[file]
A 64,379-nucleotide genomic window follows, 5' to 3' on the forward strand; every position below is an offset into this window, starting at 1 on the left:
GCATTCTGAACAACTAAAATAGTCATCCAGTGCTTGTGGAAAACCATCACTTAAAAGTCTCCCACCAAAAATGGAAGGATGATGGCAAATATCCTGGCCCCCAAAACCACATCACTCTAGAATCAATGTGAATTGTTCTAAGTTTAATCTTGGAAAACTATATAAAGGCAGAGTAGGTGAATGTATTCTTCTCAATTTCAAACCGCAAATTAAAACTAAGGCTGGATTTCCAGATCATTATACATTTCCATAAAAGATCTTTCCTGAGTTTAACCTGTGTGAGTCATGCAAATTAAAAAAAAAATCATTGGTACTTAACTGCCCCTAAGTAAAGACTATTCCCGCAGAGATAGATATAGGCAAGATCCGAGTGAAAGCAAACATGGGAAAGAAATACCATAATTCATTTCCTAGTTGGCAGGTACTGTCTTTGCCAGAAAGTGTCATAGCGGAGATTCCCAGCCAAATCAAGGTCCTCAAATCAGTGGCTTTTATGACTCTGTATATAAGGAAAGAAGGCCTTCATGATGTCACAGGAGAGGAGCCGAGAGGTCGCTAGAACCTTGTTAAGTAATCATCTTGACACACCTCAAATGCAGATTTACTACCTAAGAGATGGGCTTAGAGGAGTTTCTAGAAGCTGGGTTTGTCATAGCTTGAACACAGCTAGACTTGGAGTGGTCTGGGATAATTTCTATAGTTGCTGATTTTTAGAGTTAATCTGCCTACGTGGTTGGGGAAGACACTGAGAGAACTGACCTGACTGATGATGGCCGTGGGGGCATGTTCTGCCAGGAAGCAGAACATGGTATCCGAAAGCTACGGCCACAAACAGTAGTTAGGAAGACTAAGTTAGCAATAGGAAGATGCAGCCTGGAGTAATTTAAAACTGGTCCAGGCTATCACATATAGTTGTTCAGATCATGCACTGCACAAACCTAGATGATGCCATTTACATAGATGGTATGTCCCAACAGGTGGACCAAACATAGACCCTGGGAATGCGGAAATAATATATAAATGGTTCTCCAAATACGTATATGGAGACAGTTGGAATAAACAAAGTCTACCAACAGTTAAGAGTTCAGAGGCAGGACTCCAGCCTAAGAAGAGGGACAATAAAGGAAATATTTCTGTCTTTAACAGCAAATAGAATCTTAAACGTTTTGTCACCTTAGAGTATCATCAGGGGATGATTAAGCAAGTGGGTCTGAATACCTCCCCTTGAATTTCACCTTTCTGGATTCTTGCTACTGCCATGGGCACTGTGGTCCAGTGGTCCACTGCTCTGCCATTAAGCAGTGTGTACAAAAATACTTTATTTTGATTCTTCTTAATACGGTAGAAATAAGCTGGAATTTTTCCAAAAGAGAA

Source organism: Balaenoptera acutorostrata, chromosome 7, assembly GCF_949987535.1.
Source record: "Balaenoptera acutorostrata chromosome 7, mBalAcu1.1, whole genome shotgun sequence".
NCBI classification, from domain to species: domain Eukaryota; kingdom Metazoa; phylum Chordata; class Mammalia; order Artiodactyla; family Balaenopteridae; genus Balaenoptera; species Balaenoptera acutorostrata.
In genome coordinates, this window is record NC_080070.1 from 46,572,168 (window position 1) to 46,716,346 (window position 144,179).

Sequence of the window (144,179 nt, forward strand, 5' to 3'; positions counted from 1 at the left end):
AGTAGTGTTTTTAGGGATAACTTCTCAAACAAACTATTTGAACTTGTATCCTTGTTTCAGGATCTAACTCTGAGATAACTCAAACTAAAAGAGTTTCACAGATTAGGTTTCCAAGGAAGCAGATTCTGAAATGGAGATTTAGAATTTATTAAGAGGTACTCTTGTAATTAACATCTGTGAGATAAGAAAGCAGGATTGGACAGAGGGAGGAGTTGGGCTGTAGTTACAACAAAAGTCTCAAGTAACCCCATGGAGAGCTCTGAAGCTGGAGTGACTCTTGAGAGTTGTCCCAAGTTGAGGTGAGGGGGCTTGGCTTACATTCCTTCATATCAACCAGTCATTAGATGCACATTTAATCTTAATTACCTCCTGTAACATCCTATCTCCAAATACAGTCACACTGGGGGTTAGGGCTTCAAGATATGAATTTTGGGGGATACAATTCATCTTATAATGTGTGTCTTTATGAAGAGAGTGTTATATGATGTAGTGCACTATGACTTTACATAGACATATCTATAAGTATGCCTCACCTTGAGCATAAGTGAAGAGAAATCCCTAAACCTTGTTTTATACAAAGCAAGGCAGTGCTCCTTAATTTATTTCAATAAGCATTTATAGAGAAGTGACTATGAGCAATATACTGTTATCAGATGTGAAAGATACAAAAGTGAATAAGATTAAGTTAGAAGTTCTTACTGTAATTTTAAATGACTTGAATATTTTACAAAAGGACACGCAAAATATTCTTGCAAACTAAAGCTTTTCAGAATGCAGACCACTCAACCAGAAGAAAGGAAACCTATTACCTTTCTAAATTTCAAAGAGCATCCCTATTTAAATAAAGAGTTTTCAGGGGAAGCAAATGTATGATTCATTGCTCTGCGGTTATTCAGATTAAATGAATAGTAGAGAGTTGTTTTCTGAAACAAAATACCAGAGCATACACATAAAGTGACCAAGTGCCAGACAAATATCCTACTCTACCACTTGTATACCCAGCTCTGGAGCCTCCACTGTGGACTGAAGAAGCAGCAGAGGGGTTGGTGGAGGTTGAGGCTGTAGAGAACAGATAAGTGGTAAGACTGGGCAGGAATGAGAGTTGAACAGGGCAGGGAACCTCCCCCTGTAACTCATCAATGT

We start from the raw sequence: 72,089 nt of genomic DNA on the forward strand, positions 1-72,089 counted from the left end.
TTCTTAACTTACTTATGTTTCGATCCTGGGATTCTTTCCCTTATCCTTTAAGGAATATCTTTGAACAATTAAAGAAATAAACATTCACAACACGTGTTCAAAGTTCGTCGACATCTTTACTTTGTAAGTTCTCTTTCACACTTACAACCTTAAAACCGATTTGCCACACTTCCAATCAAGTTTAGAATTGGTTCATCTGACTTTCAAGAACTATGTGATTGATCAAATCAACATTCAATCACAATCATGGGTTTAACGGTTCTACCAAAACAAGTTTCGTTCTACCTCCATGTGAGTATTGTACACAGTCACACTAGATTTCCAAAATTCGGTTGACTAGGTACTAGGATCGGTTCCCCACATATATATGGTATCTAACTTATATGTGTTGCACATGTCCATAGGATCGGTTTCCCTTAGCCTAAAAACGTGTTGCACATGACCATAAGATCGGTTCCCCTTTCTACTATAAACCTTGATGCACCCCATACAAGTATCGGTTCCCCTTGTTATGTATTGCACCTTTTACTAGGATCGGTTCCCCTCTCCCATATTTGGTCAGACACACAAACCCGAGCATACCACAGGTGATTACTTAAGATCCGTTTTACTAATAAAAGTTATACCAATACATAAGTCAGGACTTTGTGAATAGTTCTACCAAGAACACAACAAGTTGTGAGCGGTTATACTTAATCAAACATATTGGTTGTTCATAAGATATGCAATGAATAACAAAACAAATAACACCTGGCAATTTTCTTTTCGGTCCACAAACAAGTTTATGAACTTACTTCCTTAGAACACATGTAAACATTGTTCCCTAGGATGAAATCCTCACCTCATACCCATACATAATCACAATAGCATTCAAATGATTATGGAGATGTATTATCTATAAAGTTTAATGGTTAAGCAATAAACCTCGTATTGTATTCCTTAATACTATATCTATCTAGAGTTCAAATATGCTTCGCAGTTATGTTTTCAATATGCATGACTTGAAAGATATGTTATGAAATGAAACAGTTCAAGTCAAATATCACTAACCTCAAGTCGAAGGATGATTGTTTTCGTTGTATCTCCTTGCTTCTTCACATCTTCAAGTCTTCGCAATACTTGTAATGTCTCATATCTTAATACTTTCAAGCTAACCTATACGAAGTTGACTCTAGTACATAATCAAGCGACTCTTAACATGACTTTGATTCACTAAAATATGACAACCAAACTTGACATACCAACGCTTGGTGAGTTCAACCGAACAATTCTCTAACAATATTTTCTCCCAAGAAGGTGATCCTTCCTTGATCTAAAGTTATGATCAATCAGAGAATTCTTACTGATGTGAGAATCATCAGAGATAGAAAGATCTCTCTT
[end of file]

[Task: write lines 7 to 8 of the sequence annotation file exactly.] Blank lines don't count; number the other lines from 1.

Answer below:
Sequence of the window (144,179 nt, forward strand, 5' to 3'; positions counted from 1 at the left end):
AGTAGTGTTTTTAGGGATAACTTCTCAAACAAACTATTTGAACTTGTATCCTTGTTTCAGGATCTAACTCTGAGATAACTCAAACTAAAAGAGTTTCACAGATTAGGTTTCCAAGGAAGCAGATTCTGAAATGGAGATTTAGAATTTATTAAGAGGTACTCTTGTAATTAACATCTGTGAGATAAGAAAGCAGGATTGGACAGAGGGAGGAGTTGGGCTGTAGTTACAACAAAAGTCTCAAGTAACCCCATGGAGAGCTCTGAAGCTGGAGTGACTCTTGAGAGTTGTCCCAAGTTGAGGTGAGGGGGCTTGGCTTACATTCCTTCATATCAACCAGTCATTAGATGCACATTTAATCTTAATTACCTCCTGTAACATCCTATCTCCAAATACAGTCACACTGGGGGTTAGGGCTTCAAGATATGAATTTTGGGGGATACAATTCATCTTATAATGTGTGTCTTTATGAAGAGAGTGTTATATGATGTAGTGCACTATGACTTTACATAGACATATCTATAAGTATGCCTCACCTTGAGCATAAGTGAAGAGAAATCCCTAAACCTTGTTTTATACAAAGCAAGGCAGTGCTCCTTAATTTATTTCAATAAGCATTTATAGAGAAGTGACTATGAGCAATATACTGTTATCAGATGTGAAAGATACAAAAGTGAATAAGATTAAGTTAGAAGTTCTTACTGTAATTTTAAATGACTTGAATATTTTACAAAAGGACACGCAAAATATTCTTGCAAACTAAAGCTTTTCAGAATGCAGACCACTCAACCAGAAGAAAGGAAACCTATTACCTTTCTAAATTTCAAAGAGCATCCCTATTTAAATAAAGAGTTTTCAGGGGAAGCAAATGTATGATTCATTGCTCTGCGGTTATTCAGATTAAATGAATAGTAGAGAGTTGTTTTCTGAAACAAAATACCAGAGCATACACATAAAGTGACCAAGTGCCAGACAAATATCCTACTCTACCACTTGTATACCCAGCTCTGGAGCCTCCACTGTGGACTGAAGAAGCAGCAGAGGGGTTGGTGGAGGTTGAGGCTGTAGAGAACAGATAAGTGGTAAGACTGGGCAGGAATGAGAGTTGAACAGGGCAGGGAACCTCCCCCTGTAACTCATCAATGT